Cabrini Green- Formally Home to Chicago’s Most Infamous Project Housing Now Turned Mixed-Income Community

For my evaluation for Cabrini Green I used Division as the northern border, the Chicago River as the western boundary, Orleans as the eastern border (south of Oak) and LaSalle as the eastern border (north of Oak), and Chicago Ave as the southern border.

The Cabrini Green neighborhood was originally a shantytown built on low-lying land along Chicago River in the 1850s. The population was predominantly Swedish, then Irish. By the 20th century the neighborhood transitioned into a heavy Sicilian population and became an area of concentrated poverty and organized crime. With this history its not surprising that Cabrini Green was one of the first urban renewal and affordable housing targets in Chicago. In 1942, Frances Cabrini Homes (two-story rowhouses), with 586 units in 54 buildings were the first public housing units built. This was only the beginning as at its peak Cabrini–Green was home to 15,000 people mostly living in mid- and high-rise apartment buildings. Crime and neglect created hostile living conditions for many residents, and “Cabrini–Green” became synonymous for problems associated with public housing across America. In 1995, the Chicago Housing Authority began tearing down many of buildings,  Today, only the original Cabrini Green rowhouses remain.

On a positive note, Cabrini Green has become a testing ground for trying out new mixed-income housing models where in many buildings high end condos abut subsidized rentals without any difference in appearance nor layout. Cabrini Green has also seen a significant amount of purely market rated development thanks to its proximity to River North.  Building by building quality urban form and density are returning to Cabrini Green and cohesive business districts along Chicago, Wells, and Division are beginning to coalesce. With more infill development I’m also confident that missing retail and cultural amenities will improve and Cabrini Green will once again be a vibrant walkable community that it once was before its misplaced urban renewal.

Click here to view my Cabrini-Green Album on Flickr

URBAN STRENGTHS:

* Pretty poor density for a Chicago neighborhood.
* Good overall ADA and sidewalk infrastructure. A couple spots of deteriorating sidewalks and dated curb cuts.
* Excellent access to Dwtn esp. River North just east of Cabrini Green.
* Great public transit access. 3 subway lines run through the neighborhood.
* Great bike amenities too including great bike rental coverage and a couple good dedicated bike lanes.
* Good overall diversity. Certainly more racial and economic diversity in Cabrini Green than other Near Northside Neighborhoods.
* Okay # of schools in Cabrini and surrounding area but generally well rated.
* Good diversity of for sale housing mixed moderately price and upscale. Fewer hsg options than surrounding River North but still pretty good. 1-bed condos sell btwn 200K-550K, 2-beds btwn 250K-750K, 3 & 4 beds sell btwn 450K- around 1 M. Some products sells for more.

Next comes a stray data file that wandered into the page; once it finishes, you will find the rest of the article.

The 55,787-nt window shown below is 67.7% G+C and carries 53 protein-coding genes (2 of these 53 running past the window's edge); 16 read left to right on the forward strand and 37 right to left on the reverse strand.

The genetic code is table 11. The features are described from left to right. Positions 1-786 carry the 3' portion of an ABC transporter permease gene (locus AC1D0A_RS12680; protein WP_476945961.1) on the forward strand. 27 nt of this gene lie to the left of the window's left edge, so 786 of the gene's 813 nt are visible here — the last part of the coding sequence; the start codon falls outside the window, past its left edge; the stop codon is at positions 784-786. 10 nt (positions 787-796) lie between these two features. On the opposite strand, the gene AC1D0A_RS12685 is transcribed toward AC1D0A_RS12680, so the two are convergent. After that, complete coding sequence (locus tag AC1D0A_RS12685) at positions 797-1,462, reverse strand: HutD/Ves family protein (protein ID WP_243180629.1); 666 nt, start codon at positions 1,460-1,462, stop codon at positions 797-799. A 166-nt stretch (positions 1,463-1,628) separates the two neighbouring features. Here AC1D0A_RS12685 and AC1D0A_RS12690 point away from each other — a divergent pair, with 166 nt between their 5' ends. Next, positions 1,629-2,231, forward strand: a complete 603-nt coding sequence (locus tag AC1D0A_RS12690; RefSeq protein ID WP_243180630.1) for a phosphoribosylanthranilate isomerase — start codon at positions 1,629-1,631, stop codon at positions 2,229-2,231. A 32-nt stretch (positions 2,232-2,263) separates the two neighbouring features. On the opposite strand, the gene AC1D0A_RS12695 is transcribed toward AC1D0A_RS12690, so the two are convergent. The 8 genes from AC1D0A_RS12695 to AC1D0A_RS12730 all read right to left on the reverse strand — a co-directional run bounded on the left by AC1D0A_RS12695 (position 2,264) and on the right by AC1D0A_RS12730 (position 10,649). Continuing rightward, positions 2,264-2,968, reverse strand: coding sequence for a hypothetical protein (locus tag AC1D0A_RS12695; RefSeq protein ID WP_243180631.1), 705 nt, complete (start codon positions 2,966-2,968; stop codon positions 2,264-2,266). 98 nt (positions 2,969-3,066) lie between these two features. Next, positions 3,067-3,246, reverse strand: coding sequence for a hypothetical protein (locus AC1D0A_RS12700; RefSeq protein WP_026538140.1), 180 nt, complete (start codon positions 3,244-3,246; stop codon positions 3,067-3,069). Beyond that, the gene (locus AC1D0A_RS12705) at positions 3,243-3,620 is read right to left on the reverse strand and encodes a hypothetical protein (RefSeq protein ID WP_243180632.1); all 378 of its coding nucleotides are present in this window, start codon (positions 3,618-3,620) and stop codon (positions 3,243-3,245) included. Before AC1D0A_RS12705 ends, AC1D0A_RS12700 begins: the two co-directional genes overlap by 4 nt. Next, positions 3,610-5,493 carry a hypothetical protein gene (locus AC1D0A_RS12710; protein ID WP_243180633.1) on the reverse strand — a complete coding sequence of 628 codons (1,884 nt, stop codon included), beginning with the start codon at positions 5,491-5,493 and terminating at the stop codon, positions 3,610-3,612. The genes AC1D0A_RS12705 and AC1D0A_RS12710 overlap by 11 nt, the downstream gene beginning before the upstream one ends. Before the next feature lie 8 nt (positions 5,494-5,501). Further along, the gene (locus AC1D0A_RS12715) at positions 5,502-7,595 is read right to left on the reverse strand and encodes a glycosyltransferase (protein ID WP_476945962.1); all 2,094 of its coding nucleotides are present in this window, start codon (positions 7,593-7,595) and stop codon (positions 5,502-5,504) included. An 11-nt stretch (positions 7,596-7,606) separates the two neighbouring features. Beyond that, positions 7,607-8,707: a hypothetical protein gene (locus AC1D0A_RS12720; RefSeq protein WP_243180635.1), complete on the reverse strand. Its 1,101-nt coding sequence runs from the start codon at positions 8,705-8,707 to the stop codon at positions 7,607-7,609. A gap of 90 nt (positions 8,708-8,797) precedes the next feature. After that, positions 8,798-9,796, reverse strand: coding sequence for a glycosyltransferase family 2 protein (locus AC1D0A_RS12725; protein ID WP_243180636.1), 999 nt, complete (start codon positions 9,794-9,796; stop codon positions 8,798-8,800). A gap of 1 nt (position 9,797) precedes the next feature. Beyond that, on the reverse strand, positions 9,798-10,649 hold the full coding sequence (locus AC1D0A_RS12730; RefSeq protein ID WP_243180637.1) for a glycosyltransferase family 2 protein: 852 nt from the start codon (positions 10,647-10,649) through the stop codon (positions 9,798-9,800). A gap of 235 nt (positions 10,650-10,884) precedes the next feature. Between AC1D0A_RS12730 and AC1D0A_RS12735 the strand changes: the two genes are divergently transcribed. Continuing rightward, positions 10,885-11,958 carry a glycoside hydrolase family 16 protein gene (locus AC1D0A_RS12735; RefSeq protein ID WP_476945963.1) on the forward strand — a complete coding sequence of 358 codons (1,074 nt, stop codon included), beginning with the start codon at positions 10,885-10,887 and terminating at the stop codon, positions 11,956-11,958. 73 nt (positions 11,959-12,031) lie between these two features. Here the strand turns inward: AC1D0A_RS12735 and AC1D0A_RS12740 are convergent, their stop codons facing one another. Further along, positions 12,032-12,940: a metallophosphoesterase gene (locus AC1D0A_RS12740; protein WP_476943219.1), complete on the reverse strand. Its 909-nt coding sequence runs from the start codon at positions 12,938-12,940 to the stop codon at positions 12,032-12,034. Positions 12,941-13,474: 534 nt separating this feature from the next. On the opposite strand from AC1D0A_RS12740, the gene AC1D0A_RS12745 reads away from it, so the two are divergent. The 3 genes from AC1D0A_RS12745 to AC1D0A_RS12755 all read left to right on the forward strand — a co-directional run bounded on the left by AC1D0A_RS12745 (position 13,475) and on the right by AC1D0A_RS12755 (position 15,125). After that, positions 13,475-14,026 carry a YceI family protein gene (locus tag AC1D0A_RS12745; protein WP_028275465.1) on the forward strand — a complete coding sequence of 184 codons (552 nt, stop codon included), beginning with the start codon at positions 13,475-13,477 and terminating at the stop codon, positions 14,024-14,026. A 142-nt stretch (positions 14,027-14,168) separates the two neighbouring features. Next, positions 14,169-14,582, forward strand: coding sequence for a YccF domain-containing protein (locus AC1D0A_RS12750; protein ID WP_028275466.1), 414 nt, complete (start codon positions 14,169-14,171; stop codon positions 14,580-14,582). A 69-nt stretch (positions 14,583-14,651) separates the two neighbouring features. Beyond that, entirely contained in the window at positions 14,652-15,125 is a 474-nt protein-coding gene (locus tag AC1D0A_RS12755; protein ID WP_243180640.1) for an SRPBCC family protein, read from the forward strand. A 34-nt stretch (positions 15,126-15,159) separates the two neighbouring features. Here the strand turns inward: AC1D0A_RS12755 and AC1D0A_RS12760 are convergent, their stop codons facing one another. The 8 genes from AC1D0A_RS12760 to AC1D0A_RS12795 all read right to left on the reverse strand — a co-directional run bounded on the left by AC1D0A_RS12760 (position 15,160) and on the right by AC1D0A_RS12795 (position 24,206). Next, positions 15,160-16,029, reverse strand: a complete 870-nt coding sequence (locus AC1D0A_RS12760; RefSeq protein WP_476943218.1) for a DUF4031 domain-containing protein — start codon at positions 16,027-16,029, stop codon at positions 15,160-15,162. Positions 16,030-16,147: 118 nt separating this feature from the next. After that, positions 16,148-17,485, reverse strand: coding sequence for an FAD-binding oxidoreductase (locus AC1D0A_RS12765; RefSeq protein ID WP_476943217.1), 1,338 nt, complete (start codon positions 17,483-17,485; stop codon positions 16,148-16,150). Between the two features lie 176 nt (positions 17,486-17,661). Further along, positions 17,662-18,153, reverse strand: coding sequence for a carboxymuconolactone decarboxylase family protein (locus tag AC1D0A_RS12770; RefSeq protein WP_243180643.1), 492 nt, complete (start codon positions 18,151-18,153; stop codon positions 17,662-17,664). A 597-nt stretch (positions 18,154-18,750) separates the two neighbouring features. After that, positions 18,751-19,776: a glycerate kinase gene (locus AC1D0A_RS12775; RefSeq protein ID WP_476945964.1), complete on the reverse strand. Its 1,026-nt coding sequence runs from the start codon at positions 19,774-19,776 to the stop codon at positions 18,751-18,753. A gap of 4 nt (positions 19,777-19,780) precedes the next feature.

* Significant amount of dedicated affordable mixed-income buildings have been constructed in the neighborhood with the demo of Cabrini Green.
* Good park amenities including several nice small-medium sized parks.
* Other than the remaining Cabrini Green Rowhouses (the last of the larger Cabrini Green projects) the neighborhood is pretty safe.
* Generally pretty good urban in-fill stretching from the 90s to the present day. The newer infill is the best.
* Streetscaping in Cabrini Green is generally pretty good.

URBAN WEAKNESSES:

* Cabrini Green and several other mid century development messed up the street grid in parts but the neighborhood still has the solid grid of the main street and other historic streets that were unaffected.
* Lots of rents but generally expensive. Studios and 1-beds lease btwn the low 1Ks-3K, 2-beds 2.5K-5K, 3-beds lease btwn 3K-6K.
* Ok cultural amenities within Cabrini Green including some restaurants, cafes, bars, and night clubs. Tons of art galleries a couple blocks south of Chicago and lots of other amenities in adjacent River North, Gold Coast, and Old Town.
* Retail amenities are pretty limited being so close to Dwtn. But some good stuff including a target (which has a pharmacy & supermarket), a couple banks, a couple gyms, a book store, and public library. Good access to all the retail amenities in neighborhood River North.
* Historic architecture is limited.
* Much of the urban fabric was wiped away with Cabrini Green but it is being built and merged with what wasn’t demolished esp. along Chicago, Wells, LaSalle, and Division. Vacant lots are also filling in the interior too.
* Ok tree canopy. Has a ways to rebound.
* The Neighborhood image is certainly improving.

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